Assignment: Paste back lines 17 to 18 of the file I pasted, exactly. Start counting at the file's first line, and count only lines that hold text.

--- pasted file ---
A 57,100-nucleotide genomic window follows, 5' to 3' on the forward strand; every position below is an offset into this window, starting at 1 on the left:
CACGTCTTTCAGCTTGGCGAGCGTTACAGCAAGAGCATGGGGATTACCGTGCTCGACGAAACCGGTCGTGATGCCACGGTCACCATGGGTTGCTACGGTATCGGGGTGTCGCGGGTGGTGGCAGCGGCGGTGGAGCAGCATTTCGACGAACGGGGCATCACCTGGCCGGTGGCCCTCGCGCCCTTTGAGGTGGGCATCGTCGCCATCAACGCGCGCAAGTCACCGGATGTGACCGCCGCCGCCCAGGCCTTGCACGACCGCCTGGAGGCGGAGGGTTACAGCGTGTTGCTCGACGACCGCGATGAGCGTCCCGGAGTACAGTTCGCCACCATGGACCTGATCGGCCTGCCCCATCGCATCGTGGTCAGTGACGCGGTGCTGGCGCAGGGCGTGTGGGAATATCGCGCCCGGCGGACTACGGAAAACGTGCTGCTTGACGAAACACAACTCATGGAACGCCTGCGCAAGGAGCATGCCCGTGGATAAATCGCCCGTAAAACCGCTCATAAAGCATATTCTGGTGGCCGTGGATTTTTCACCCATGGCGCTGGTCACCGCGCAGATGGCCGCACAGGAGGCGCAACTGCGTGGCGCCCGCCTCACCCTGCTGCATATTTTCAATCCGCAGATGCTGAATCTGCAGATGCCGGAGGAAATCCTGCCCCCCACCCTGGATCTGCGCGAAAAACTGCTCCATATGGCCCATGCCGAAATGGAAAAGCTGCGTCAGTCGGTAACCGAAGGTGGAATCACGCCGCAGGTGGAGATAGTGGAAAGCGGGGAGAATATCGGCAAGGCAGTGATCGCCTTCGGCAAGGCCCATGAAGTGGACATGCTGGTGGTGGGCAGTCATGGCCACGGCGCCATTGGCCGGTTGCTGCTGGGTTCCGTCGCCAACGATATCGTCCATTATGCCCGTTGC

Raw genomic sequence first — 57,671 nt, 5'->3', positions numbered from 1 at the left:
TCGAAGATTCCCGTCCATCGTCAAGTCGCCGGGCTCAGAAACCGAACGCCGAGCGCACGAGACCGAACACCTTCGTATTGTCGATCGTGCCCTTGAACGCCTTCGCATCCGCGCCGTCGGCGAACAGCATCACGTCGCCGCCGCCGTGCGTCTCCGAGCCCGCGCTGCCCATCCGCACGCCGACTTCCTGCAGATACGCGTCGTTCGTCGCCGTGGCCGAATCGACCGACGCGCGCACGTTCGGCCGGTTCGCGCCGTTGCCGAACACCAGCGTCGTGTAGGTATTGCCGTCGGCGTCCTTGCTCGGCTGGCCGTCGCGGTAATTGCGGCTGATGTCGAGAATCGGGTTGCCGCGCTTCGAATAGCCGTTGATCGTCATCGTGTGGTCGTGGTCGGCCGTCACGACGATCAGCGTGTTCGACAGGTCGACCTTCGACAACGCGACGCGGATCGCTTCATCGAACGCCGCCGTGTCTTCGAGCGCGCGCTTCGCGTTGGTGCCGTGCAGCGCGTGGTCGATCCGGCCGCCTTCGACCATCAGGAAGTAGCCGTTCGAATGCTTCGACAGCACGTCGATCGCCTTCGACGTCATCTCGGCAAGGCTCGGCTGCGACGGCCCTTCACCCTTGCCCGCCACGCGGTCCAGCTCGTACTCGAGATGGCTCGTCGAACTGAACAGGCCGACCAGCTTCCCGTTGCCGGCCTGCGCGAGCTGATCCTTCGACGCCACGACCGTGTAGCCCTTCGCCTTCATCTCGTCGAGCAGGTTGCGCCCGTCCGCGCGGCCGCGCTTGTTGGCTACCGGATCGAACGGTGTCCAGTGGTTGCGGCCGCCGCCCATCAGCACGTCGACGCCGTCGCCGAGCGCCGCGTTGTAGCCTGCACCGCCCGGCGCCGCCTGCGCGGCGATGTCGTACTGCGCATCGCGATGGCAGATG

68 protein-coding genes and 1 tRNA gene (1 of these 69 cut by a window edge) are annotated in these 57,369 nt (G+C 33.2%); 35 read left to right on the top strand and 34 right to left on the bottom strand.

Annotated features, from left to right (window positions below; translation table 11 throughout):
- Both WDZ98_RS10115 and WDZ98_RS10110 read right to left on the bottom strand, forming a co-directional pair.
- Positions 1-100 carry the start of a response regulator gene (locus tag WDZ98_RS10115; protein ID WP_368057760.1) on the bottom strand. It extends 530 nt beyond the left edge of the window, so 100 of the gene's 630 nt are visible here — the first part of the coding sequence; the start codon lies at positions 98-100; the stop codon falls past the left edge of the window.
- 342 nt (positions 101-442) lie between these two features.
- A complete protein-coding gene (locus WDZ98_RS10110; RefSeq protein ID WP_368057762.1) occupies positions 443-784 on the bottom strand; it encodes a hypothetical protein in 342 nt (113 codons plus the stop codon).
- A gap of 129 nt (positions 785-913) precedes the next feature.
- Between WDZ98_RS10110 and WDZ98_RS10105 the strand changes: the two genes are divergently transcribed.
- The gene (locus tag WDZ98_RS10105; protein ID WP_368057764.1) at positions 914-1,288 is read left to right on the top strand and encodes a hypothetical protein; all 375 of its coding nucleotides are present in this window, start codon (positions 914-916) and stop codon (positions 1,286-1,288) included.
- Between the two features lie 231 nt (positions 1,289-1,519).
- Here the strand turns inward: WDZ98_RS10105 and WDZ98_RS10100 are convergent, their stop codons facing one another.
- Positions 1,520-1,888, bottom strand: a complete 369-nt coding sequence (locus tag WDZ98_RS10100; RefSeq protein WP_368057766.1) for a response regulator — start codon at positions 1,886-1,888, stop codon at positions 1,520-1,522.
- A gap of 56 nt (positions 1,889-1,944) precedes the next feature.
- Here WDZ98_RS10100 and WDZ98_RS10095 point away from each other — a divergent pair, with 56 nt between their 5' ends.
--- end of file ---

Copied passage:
- A gap of 56 nt (positions 1,889-1,944) precedes the next feature.
- Here WDZ98_RS10100 and WDZ98_RS10095 point away from each other — a divergent pair, with 56 nt between their 5' ends.